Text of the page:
How did you come up with the name Timeless Vodka?
We already decided what type of flavor we were going to have and the last little piece to the puzzle was the name. I traveled and I had a thirteen-week travel leg, I was only really home on the weekends. Bruce gave me a card and it was handwritten on a regular Walmart card. But he had written a piece in it about what you share with the people that you care about most. Once memory fades, you will still be able to have that feeling that you can always remember. Make the moment count. So that's when we decided, let's call it "Timeless". We decided our catchphrase would be, "Moments matter, make them timeless."
Courtesy of Timeless Vodka
In creating your flavor profile, coming up with your logo, the bottling, etc., can you walk us through that process from concept to the finished product?
I definitely wanted it to be black and white. I thought that it was very timeless, classy, and elegant. It was really important for the bottom to be gray and it signifies that black and white can offer gray. The shape of the bottle is something that was important to me. My daughter was born with amniotic down syndrome. When she was little, she had a small limb deficiency with her fingers and toes and she always liked water bottles.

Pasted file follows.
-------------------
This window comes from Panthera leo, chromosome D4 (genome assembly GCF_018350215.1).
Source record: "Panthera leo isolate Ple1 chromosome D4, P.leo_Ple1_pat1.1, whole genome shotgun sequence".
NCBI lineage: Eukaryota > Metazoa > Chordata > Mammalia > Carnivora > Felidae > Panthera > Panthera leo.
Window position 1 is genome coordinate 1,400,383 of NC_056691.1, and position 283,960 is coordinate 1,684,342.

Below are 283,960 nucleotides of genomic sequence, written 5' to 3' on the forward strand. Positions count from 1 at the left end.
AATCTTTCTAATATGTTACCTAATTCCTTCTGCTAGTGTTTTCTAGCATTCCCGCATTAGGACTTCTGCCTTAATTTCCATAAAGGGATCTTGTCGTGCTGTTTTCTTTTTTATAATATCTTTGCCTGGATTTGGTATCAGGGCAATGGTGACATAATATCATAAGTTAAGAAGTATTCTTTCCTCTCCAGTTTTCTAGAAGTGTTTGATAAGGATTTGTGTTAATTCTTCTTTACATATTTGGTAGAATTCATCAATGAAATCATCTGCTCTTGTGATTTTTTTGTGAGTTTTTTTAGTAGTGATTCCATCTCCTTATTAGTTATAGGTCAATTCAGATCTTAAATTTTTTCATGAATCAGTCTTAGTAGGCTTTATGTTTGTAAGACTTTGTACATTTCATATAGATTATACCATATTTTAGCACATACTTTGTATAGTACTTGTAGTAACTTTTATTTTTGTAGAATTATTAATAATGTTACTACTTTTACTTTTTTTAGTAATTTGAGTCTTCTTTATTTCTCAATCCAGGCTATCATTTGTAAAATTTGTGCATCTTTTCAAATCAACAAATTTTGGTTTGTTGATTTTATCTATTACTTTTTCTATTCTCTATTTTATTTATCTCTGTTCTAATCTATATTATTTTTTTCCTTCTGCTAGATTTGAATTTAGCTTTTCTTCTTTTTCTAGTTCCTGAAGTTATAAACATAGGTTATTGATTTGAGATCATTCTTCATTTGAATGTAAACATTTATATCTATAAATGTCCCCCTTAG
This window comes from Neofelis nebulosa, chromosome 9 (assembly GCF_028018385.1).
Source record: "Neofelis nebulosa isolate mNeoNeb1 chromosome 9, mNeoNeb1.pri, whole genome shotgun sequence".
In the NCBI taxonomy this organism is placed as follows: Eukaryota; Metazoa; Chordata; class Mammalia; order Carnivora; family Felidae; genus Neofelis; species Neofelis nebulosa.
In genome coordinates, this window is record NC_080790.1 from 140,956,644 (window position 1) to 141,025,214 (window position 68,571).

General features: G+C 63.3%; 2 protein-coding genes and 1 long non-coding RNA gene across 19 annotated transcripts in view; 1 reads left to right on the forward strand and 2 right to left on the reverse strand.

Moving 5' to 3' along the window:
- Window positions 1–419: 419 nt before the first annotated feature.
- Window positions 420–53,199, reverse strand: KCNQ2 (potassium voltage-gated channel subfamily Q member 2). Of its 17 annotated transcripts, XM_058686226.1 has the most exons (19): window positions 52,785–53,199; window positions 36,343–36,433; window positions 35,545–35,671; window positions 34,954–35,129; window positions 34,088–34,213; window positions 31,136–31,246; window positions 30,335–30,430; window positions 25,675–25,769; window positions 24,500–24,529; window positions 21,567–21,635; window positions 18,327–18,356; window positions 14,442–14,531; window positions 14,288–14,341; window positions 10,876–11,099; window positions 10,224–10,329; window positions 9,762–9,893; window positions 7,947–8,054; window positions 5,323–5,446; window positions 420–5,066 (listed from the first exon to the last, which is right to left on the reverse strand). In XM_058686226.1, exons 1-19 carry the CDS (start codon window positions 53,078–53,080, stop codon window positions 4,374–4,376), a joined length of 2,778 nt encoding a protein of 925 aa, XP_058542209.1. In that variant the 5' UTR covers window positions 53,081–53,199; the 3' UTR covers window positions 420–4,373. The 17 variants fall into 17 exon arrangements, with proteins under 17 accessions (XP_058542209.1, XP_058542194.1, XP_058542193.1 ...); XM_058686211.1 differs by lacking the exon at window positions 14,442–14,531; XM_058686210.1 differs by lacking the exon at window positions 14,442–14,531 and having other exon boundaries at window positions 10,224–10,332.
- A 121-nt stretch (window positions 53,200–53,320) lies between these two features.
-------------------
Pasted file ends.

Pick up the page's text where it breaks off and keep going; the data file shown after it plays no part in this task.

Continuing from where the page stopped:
I kind of thought ahead, there are other adults that are just like English out there, so I thought that having a squatty or wider bottle is easier to grip. You wouldn't believe the amount of people who wanted me to change my bottle shape, label, or design. I really [believe in] standing firmly on what you believe in and what you want. There's not a lot of women in this space. Being able to say this is what I want to do, and this is why it was something I had to learn.
"I really [believe in] standing firmly on what you believe in and what you want. There's not a lot of women in this space. Being able to say this is what I want to do, and this is why it was something I had to learn."
What were some of the business challenges that you encountered while you were building your business?
Not knowing what I was doing. I mean I hate to say you don't know what you don't know until you're in that situation where you really don't know what you don't know. That was my biggest thing. Having to quickly learn different liquor laws for the state that you're in has to be the hardest part of the selling. Learning what I needed to do, legally, [I] can't say I've mastered it.